*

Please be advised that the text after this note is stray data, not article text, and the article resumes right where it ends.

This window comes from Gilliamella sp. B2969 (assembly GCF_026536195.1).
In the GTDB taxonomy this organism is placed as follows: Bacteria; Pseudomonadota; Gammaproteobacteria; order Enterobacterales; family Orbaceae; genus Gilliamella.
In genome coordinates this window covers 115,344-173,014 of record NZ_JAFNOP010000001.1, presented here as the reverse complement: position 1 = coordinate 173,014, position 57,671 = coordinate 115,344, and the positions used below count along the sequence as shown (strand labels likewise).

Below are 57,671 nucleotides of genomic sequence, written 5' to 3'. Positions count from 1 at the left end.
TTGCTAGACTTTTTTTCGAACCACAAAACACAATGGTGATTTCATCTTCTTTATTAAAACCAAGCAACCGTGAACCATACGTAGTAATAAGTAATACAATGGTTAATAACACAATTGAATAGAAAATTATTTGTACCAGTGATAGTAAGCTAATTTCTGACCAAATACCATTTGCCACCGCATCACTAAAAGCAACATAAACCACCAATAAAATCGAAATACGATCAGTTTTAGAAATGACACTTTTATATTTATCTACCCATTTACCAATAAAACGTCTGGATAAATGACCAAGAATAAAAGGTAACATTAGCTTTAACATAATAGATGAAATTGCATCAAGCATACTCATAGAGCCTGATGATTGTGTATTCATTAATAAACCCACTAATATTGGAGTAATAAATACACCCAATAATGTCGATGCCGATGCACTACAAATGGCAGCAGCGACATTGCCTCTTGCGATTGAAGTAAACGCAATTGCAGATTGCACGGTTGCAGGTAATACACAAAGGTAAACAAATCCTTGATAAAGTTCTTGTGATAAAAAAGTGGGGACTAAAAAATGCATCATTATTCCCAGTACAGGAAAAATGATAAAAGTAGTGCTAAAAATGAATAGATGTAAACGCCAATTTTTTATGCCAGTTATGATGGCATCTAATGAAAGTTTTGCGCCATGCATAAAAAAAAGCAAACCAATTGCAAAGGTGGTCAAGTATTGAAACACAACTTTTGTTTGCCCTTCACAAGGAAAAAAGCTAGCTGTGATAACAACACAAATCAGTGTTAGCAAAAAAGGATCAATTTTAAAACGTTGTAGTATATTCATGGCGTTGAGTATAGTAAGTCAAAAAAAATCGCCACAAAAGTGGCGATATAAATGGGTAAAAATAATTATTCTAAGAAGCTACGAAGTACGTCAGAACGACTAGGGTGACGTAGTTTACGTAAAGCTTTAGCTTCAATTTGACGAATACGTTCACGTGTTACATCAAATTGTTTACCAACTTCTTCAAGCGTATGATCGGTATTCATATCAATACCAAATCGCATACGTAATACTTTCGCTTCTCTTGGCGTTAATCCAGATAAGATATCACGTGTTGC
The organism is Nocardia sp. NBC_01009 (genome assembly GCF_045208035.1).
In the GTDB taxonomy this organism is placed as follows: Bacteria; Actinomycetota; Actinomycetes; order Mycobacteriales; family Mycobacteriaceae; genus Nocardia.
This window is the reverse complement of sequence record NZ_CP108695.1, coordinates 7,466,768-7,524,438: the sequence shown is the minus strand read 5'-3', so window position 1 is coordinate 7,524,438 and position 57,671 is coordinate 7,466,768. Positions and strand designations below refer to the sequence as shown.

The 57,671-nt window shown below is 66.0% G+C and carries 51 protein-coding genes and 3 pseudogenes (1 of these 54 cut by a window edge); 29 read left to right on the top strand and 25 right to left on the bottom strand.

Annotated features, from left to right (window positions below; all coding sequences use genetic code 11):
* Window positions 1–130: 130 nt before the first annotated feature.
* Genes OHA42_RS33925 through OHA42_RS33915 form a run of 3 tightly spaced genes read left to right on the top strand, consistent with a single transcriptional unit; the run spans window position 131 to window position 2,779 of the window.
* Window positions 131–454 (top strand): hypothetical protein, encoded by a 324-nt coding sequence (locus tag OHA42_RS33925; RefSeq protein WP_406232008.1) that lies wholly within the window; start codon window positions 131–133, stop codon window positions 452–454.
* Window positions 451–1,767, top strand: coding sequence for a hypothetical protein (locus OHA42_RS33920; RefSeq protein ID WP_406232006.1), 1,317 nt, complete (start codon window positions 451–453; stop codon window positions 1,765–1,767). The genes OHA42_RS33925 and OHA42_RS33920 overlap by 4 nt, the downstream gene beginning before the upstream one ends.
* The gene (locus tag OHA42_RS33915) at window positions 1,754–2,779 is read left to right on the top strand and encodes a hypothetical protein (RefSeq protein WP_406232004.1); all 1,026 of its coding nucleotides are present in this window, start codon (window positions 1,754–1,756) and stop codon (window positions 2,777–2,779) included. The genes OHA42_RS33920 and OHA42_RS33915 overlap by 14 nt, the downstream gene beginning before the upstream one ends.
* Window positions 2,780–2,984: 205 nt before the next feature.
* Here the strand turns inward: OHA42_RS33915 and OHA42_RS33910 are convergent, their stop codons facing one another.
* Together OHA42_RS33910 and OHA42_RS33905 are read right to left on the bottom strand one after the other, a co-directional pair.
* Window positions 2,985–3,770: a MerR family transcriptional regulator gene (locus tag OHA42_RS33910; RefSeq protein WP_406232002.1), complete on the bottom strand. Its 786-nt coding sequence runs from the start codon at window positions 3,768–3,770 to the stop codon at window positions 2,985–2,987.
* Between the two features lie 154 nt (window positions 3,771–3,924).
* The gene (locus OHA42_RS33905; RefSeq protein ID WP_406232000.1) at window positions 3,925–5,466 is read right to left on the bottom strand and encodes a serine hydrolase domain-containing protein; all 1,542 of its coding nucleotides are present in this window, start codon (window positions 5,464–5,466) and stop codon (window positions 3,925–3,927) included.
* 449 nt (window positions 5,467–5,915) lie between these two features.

51. The Court will first address the issues raised by Germany’s first submission, namely whether, by exercising jurisdiction over Germany with regard to the claims brought before them by the various Italian claimants, the Italian courts acted in breach of Italy’s obligation to accord jurisdictional immunity to Germany. It will then turn, in Section IV, to the measures of constraint adopted in respect of Villa Vigoni and, in Section V, to the decisions of the Italian courts declaring enforceable in Italy the judgments of the Greek courts. III. ALLEGED VIOLATION OF GERMANY’S JURISDICTIONAL IMMUNITY IN THE PROCEEDINGS BROUGHT BY THE ITALIAN CLAIMANTS 1. The issues before the Court 52. The Court begins by observing that the proceedings in the Italian courts have their origins in acts perpetrated by German armed forces and other organs of the German Reich. Germany has fully acknowledged the “untold suffering inflicted on Italian men and women in particular during massacres, and on former Italian military internees” (Joint Declaration of Germany and Italy, Trieste, 18 November 2008), accepts that these acts were unlawful and stated before this Court that it “is fully aware of [its] responsibility in this regard”. The Court considers that the acts in question can only be described as displaying a complete disregard for the “elementary considerations of humanity” (Corfu Channel (United Kingdom v. Albania), I.C.J. Reports 1949, p. 22; Military and Paramilitary Activities in and against Nicaragua (Nicaragua v. United States of America), Merits, Judgment, I.C.J. Reports 1986, p. 112). One category of cases involved the large-scale killing of civilians in occupied territory as part of a policy of reprisals, exemplified by the massacres committed on 29 June 1944 in Civitella in Val di Chiana, Cornia and San Pancrazio by members of the “Hermann Göring” division of the German armed forces involving the killing of 203 civilians taken as hostages after resistance fighters had killed four German soldiers a few days earlier (Max Josef Milde case, Military Court of La Spezia, judgment of 10 October 2006 (registered on 2 February 2007)). Another category involved members of the civilian population who, like Mr. Luigi Ferrini, were deported from Italy to what was in substance slave labour in Germany. The third concerned members of the Italian armed forces who were denied the status of prisoner of war, together with the protections which that status entailed, to which they were entitled and who were similarly used as forced labourers. The Court considers that there can be no doubt that this conduct was a serious violation of the international law of armed conflict applicable in 1943-1945. Article 6 (b) of the Charter of the International Military Tribunal, 8 August 1945 (United Nations, Treaty Series (UNTS), Vol. 82, p. 279), convened at Nuremberg included as war crimes “murder, ill-treatment, or deportation to slave labour or for any other purpose of civilian population of or in occupied territory”, as well as “murder or ill-treatment of prisoners of war”. The list of crimes against humanity in Article 6 (c) of the Charter included